I was tied up with other things (including sorting through piles of documents for a revision of Gods, Gauchupines and Gringos… including a masters’ thesis on the inqusition’s ruling on the right of an intersex to marry.. really! More on that a bit later) and neglected to pay the domain fee. So… in a panic, I’ve bought BOTH an upgraded wordpress domain AND paid “names.com”.

So… I was down for a while, and just shelled out about 50 US. Not a big deal, but there is a (ahem) donate button over to the right of this page.

I’d say schizophrenic, but bipolar fits

28 March 2019

The United States government’s immigration policy is bipolar: wide open to foreigners entering the country, and immediately denying them the opportunity to do so, said Tonatiuh Guillén, commissioner of the National Institute of Migration (INM).

He said this in the context that Mexico is in the middle – a sandwich – as a country of transit for thousands of people daily.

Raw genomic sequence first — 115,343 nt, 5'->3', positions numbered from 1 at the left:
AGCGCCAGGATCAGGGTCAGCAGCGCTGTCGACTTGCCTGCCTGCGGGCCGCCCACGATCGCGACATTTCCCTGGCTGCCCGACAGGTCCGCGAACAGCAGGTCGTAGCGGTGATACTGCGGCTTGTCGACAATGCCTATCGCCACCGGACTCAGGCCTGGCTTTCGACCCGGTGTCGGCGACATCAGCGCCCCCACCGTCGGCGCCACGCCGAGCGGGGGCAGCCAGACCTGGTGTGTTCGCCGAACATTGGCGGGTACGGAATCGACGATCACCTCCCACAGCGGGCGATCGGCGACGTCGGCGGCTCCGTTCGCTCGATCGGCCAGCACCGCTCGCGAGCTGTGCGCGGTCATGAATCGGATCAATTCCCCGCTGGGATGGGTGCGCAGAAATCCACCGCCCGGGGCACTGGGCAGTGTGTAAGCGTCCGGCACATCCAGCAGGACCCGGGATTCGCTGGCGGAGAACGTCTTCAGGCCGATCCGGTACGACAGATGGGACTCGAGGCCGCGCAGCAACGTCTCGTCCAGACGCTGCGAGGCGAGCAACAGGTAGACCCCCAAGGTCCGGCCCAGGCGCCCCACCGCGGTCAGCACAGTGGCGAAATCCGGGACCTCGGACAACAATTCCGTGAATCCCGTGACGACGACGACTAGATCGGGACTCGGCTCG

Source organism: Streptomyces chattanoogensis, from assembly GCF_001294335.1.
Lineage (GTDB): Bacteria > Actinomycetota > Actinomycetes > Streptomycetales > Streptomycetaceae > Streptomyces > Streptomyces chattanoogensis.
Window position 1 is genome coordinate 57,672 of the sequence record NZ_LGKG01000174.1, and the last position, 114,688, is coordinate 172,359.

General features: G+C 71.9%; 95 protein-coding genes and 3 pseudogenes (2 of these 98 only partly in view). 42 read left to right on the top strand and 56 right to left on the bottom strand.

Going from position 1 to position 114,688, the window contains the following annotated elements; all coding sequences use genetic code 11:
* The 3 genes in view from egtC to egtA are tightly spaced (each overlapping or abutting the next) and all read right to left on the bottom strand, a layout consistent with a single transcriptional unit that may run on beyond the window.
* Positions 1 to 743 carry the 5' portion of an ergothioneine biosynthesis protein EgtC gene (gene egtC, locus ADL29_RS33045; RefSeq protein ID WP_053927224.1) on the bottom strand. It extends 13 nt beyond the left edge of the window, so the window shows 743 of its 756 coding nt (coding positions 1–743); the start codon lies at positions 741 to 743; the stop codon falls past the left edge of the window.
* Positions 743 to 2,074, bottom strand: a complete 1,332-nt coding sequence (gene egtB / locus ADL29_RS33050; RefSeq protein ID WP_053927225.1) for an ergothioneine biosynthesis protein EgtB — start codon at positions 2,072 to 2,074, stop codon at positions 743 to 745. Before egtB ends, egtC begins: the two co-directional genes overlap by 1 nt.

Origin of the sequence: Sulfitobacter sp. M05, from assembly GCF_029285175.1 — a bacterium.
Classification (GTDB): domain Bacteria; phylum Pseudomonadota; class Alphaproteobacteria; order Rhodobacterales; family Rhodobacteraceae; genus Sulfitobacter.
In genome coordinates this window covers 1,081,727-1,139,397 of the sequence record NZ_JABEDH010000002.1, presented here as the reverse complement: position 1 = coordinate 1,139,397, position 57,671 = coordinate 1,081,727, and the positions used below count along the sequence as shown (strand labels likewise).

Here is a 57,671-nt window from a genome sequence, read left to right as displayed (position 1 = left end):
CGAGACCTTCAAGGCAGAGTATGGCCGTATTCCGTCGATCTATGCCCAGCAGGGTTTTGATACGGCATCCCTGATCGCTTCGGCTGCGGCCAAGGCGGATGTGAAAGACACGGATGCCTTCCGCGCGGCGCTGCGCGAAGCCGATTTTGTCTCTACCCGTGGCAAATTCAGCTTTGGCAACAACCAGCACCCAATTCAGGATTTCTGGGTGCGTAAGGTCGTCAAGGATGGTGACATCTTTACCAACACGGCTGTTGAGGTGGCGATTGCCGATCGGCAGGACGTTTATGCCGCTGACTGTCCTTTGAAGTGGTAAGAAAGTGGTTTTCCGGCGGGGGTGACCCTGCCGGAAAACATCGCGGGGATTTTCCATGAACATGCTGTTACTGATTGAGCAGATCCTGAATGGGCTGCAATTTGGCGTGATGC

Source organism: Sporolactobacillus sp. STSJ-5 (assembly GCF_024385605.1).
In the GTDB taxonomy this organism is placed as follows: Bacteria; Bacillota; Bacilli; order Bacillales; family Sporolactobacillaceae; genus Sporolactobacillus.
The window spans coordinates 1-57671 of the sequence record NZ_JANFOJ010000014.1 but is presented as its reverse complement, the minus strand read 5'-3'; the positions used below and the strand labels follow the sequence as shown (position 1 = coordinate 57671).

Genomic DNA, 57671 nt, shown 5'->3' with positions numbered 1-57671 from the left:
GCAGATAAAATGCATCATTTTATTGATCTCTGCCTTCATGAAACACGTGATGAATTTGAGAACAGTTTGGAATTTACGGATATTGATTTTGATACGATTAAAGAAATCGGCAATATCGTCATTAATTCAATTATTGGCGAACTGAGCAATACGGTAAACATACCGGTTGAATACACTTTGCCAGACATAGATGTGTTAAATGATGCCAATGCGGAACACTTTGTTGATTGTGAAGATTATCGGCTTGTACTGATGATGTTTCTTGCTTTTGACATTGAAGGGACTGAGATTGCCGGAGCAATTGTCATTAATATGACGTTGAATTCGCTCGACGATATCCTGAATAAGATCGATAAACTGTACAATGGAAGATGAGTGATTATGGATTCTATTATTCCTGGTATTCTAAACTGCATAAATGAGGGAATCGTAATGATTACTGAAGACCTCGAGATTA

Speaking at a forum entitled “Labor, civic and social insertion of the migrant in an Open Mexico,” the immigration official spoke of the need for regional development, and the strengthening of family unification, as ways to address the phenomenon.

He reiterated that the current government plan is to expand opportunities for labor in the region, to the beneift of Guatemalans, Hondurans, and Salvadorians.

Fr. Flor María Rigoni, from the Scalabrini Migrant Shelters Network added that the recent caravans, which have entered Mexico since October, are more than the usual migration.

[Alluding to the “Arab Spring” and other social movements, the priest called the migrant caravans “A revolutionary Spring no one expected, based in economic, political and social models that have reduced millions of persons to the edge.]

The director of the Mexican Comision for Aid to Refugees, Andrés Ramirez, added that a new immigration policy for Mexico must be based on a human rights platform at all times.

Translated … [and paraphrased] from “Política migratoria de EU es bipolar: INM” (Fabiola Martinez in today’s Jornada)